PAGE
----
It came it seems at the perfect time, it’s sort of like that perfect storm is taking place, so much happening in the world, the pandemic, health lockdowns, political unrest, much uncertainty for people, alarming rates of homelessness, even organizations seemingly competing with each other instead of working together for the greater good, looking at how they can help each use the strengths each have to ensure the best outcomes.

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Bring in this powerful presentation, for me personally, it came at a time, when amidst many changes in the effects of my illness, I have been struggling, feeling ineffective, feeling like no matter how much I try or want to do its not enough. Dr. Kozhi Sidney Makai’s presentation reminded me that Rome was built brick by brick, and for every person we touch through our work to make things better for all we do are building something brick by brick. He reminded all of the importance of DAI, in the world of Organizations in the Dementia Arena, the uniqueness and the amazing strength by those involved in DAI, to establish, maintain and grow this very global organizations, to see people from so many countries coming together to support each other, to build better communities, within our Dementia communities. DAI has a done what no one else has been able to. I was reminded that no matter how small my part in DAI is, it is important. I was reminded that for each person we reach whether we are reaching them individually or through our organization, we provide a ripple effect. That ripple will continue to spread.

I have so often said in my writings and interviews the DAI was life changing and life saving for me, yesterday’s presentation was affirmation of that. I am proud of the work being done, I am proud to watch so many of DAI’s members who go on to do incredible work in their own communities, cities and countries, for thats the ripple effect, 100% without a doubt its DAI’s crowing glory, watching all those incredible people doing so much. DAI has helped many go from broken to thriving, watching people find hope and purpose and then going out and spreading it further.

So to be reminded of the importance of doing and reaching even one, was an important message today, at a time when I was wondering how much longer could keep going. I was reminded that I just have to do what I feel I can, and it will be enough, and if I can mentor and help others along their journey, it is enough.

Each piece and twist and turn, every hard day, builds my resilience, builds my ability to make it through the never ending changes we must face when living with Dementia. It also leads to reminding me of all the other pieces and places in life where this is true.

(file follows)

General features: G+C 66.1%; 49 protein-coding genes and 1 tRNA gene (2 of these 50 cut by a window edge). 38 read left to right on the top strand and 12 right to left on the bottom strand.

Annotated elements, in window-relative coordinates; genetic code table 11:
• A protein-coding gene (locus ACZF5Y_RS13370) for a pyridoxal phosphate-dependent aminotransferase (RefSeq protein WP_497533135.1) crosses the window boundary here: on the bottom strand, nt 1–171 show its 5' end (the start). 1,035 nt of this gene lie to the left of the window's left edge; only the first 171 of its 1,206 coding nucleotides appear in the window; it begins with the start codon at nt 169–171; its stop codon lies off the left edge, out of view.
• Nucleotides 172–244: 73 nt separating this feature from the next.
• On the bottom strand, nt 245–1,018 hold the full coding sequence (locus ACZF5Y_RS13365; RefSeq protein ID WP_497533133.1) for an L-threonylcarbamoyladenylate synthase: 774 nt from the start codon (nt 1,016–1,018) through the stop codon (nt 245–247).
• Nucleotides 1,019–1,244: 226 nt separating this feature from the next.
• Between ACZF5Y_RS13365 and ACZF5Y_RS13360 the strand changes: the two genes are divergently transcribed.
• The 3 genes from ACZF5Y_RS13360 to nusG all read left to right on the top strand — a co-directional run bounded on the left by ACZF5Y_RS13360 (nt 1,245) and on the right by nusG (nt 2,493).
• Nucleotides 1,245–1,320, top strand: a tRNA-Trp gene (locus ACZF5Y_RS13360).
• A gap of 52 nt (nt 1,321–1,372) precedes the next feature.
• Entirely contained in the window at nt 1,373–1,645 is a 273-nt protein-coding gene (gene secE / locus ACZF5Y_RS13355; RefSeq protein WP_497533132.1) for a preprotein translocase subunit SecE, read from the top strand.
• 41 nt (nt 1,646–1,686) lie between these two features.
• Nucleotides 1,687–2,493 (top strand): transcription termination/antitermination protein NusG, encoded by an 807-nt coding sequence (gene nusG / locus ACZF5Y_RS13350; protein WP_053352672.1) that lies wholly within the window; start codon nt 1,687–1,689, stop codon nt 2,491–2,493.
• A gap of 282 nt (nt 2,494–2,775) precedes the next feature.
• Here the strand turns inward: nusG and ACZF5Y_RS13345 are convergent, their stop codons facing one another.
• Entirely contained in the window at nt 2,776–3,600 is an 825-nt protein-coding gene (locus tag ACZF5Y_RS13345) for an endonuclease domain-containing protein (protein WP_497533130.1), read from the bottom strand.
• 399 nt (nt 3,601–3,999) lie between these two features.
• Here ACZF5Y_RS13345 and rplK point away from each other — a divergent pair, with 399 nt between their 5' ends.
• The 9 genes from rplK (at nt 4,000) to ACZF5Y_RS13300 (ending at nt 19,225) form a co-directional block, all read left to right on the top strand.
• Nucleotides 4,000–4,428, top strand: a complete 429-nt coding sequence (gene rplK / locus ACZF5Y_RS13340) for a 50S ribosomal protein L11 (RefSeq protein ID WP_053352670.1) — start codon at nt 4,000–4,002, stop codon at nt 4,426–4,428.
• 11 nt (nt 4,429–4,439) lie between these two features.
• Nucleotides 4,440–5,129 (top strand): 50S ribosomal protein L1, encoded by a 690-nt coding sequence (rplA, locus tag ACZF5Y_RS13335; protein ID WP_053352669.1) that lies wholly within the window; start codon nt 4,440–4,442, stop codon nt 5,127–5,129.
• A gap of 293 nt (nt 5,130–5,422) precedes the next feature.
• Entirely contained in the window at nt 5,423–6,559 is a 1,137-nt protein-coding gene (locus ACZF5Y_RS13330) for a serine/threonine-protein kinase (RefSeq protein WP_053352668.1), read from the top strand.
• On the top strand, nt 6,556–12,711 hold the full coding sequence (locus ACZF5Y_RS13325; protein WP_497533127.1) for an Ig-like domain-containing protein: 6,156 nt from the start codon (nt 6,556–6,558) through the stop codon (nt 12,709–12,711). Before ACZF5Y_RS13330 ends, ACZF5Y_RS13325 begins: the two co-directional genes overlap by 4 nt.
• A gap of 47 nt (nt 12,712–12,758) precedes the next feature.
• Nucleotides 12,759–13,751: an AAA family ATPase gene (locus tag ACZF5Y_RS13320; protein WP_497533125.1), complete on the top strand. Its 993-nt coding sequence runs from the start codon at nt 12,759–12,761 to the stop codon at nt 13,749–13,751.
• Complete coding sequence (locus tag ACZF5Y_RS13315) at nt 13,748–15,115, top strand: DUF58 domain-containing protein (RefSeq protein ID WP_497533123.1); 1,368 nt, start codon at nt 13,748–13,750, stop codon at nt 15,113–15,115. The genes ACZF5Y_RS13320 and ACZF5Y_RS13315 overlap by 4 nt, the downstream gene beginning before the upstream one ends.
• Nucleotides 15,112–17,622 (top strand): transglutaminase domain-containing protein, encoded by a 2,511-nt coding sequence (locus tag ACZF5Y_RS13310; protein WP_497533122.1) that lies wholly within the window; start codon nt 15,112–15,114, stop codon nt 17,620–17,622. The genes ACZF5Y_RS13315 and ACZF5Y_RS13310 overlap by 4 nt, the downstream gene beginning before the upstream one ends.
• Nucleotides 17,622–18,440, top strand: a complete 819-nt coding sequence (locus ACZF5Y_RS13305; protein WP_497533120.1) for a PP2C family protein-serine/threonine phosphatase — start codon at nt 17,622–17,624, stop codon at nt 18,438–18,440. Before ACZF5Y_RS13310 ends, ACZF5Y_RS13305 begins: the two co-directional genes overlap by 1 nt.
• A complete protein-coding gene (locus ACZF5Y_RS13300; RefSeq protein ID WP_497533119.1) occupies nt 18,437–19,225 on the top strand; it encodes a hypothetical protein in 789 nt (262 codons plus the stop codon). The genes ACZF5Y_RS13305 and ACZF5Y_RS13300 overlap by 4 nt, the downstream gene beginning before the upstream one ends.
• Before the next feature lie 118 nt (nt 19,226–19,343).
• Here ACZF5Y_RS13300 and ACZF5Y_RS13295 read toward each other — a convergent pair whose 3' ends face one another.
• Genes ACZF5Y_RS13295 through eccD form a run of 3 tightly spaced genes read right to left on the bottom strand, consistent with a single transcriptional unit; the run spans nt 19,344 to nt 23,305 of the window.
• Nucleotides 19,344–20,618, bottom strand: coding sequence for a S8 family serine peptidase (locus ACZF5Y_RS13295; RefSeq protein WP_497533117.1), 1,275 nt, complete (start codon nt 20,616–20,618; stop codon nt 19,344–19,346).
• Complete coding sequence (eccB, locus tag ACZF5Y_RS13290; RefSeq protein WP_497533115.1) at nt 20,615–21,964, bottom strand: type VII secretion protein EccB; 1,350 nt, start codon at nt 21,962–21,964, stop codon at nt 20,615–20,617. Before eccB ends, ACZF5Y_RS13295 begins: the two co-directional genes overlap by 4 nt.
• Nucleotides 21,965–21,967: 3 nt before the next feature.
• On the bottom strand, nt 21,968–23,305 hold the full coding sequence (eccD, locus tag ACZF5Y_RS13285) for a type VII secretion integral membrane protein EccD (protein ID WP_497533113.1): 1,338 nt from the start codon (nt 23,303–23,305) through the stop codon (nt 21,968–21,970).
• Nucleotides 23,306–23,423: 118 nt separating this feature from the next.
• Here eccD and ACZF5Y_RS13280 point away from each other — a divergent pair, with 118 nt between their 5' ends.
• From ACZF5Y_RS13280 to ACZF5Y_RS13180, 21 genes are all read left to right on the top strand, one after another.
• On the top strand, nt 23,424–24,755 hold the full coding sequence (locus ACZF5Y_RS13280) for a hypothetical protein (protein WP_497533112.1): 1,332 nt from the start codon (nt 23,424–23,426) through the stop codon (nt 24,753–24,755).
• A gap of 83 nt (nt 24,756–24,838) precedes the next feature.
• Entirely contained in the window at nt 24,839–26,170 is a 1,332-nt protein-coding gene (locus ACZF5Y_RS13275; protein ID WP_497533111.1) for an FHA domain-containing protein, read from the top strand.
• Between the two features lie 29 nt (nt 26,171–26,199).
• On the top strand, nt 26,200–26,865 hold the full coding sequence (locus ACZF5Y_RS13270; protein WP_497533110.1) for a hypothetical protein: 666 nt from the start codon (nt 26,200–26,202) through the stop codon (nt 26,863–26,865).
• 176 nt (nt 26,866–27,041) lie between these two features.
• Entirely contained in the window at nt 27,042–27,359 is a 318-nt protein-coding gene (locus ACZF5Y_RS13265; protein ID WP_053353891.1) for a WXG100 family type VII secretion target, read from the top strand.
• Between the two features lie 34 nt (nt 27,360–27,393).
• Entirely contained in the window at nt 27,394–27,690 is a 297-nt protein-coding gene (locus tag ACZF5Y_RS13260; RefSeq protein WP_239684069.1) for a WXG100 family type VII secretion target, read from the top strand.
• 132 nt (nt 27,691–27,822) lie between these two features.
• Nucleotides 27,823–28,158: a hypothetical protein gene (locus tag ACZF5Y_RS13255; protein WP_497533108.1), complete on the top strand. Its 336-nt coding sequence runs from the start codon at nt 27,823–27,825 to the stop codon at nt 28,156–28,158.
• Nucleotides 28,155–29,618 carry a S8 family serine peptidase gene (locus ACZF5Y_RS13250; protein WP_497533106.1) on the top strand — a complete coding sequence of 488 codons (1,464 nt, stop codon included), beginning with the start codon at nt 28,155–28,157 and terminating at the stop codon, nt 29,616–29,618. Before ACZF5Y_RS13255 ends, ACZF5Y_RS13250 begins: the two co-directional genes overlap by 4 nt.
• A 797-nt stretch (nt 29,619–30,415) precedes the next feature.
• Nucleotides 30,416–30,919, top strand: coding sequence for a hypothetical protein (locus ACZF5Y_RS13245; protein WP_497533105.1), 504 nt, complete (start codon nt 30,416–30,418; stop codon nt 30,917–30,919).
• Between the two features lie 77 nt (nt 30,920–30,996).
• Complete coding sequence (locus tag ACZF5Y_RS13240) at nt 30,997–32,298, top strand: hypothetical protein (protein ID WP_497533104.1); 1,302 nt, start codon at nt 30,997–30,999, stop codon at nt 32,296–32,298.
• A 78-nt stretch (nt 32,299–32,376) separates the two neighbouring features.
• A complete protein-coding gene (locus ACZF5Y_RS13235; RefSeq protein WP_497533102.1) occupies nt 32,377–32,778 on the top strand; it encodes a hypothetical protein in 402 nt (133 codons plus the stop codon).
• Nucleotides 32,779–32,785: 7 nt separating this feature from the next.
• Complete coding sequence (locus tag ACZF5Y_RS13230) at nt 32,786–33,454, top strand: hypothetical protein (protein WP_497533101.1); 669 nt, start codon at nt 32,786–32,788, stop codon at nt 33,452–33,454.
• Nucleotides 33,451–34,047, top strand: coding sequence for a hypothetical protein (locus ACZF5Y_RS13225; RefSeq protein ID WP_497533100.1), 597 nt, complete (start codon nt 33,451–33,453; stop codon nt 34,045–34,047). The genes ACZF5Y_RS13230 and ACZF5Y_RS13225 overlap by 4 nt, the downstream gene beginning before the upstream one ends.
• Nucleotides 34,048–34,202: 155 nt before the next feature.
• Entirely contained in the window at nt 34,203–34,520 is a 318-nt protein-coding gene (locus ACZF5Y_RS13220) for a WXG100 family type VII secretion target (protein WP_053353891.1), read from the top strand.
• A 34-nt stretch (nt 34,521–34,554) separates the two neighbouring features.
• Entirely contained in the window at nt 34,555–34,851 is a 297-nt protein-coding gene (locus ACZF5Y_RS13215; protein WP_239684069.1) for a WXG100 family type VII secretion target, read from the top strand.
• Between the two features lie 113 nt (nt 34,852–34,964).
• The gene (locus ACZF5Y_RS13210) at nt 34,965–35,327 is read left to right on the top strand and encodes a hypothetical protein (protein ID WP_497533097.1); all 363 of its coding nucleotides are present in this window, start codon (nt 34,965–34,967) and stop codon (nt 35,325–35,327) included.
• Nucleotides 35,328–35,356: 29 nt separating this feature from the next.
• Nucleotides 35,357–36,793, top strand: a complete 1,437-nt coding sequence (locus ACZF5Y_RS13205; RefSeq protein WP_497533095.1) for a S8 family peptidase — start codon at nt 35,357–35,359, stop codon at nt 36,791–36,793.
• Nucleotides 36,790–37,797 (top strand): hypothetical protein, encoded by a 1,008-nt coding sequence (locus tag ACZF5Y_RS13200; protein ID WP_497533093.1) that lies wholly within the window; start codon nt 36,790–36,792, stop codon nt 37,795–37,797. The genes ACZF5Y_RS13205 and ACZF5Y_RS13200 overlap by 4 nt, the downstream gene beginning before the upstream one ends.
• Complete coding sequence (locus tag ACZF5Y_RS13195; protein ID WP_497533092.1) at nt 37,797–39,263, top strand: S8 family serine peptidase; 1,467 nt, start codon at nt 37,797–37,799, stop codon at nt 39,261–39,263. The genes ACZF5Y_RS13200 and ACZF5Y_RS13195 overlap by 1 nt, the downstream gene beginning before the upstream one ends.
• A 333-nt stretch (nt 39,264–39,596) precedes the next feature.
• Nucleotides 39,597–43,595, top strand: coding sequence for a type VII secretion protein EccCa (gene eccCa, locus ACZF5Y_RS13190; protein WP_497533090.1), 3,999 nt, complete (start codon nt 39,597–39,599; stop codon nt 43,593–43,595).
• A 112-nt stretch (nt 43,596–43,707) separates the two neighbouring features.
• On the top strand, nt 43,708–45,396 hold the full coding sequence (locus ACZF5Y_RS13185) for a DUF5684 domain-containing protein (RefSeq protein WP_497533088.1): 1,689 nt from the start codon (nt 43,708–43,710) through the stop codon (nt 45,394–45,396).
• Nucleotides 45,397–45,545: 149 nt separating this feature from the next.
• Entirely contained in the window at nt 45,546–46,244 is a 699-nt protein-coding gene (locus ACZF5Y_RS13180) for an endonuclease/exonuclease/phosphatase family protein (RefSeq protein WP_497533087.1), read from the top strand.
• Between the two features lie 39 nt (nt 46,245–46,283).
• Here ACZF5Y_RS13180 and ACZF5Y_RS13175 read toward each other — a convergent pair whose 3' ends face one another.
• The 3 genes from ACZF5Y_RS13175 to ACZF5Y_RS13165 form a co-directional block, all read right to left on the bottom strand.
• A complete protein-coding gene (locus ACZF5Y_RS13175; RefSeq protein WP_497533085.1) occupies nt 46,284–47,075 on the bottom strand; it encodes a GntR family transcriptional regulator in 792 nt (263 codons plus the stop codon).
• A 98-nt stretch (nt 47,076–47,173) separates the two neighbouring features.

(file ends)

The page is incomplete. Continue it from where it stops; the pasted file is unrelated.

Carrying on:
I have many thoughts swirling from this presentation and I can not wait to share at our support groups, and beyond. I’m sure I will be be digesting and absorbing much for days to come.

My heart is filled with Gratitude and Thanks to Tamara Claunch for bringing Dr. Kozhi Sidney Makai to us, to DAI, for being so unique in the world of Dementia, for always striving to encourage and support members, and never ending appreciation of and to Dr. Kozhi Sidney Makai for bringing such an important message to us.

as a foot note: you can find Dr. Kozhi Sidney Makai’s books on Amazon

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Advocates Advocating Christine Thelker © 2020 Dementia Event For This I Am Grateful Living well with Dementia Silver Linings

Celebrating Alone

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It’s 430 in the morning the moon is full and beautiful, I woke up feeling like I needed to capture some things here, I have to do them in these moments as they are here, or they forever disappear.
Yesterday being my birthday became a day unlike any other. I have during my 62 years spend many birthdays alone, not normally by choice but just by life happening. I have learnt to do many things alone out of wanting to have and do a life well lived rather than not “because I’m alone”. So yes a covid pandemic, a lockdown for the second birthday during the pandemic, meant again I would be spending it alone. However it became a a birthday that I felt less alone, than I ever have in all my years of aloneness. I received more beautiful messages, notes, emails, texts, messages via messenger and Facebook, phone calls and video calls, drop offs at the door, a lot of very beautiful heartfelt moments, that at one point overwhelmed me and I sat in a beautiful puddle of tears. That so many people had taken time out to ensure that I knew I was cared for and thought about, that Even though I was “ alone”, I never felt alone for one moment yesterday.. I just had to stop writing for a moment and watch as the moon so bright, so very beautiful slipped behind the mountains, another new day and new week unfolding.
Sitting there in my puddle of ( I must say Happy Tears), I was thinking about how that my dementia diagnosis has actually given me the gift of the family and friends who have decided to stick by me through it all, and added to it this dementia family, and together the most incredible family of people have entertained and became the very fabric of my being. It is the greatest blessings, the greatest of silver linings that my dementia has given, yes it has taken a lot, a life altered, a life so very different, a life with struggles daily to navigate the day, but the blessings of these connections, friendships that have deepened, new friendships formed, along with a dementia family that spans the globe, and some people think those are “not real”, friendships and relationships, but those of us that have them, know they are, we care deeply about each other, we laugh and cry together, just like with my friends and family. Had it not been for finding DAI, I may never have had the opportunity to gain these new friendships, these new additions to my “ family”, so I am and will be forever grateful for DAI, and it’s incredible role in my life.